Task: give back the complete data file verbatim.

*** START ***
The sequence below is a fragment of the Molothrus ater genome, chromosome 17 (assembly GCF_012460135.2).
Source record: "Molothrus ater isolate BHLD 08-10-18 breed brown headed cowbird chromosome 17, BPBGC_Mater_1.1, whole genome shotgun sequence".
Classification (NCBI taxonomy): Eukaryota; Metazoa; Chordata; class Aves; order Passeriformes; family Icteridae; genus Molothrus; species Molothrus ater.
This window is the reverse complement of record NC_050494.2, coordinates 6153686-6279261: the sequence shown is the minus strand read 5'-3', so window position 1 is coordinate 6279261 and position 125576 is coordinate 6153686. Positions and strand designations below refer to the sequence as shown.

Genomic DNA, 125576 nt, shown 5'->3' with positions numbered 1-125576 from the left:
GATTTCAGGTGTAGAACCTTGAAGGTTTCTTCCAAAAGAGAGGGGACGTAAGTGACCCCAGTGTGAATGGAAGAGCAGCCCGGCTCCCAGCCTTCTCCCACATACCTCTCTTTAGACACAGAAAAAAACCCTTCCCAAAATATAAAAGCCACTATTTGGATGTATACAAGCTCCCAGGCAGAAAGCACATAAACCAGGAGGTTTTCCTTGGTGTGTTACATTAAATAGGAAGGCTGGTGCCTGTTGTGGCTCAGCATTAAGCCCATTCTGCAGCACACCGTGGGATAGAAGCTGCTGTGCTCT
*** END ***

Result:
The sequence below is a fragment of the Molothrus ater genome, chromosome 17 (assembly GCF_012460135.2).
Source record: "Molothrus ater isolate BHLD 08-10-18 breed brown headed cowbird chromosome 17, BPBGC_Mater_1.1, whole genome shotgun sequence".
Classification (NCBI taxonomy): Eukaryota; Metazoa; Chordata; class Aves; order Passeriformes; family Icteridae; genus Molothrus; species Molothrus ater.
This window is the reverse complement of record NC_050494.2, coordinates 6153686-6279261: the sequence shown is the minus strand read 5'-3', so window position 1 is coordinate 6279261 and position 125576 is coordinate 6153686. Positions and strand designations below refer to the sequence as shown.

Genomic DNA, 125576 nt, shown 5'->3' with positions numbered 1-125576 from the left:
GATTTCAGGTGTAGAACCTTGAAGGTTTCTTCCAAAAGAGAGGGGACGTAAGTGACCCCAGTGTGAATGGAAGAGCAGCCCGGCTCCCAGCCTTCTCCCACATACCTCTCTTTAGACACAGAAAAAAACCCTTCCCAAAATATAAAAGCCACTATTTGGATGTATACAAGCTCCCAGGCAGAAAGCACATAAACCAGGAGGTTTTCCTTGGTGTGTTACATTAAATAGGAAGGCTGGTGCCTGTTGTGGCTCAGCATTAAGCCCATTCTGCAGCACACCGTGGGATAGAAGCTGCTGTGCTCT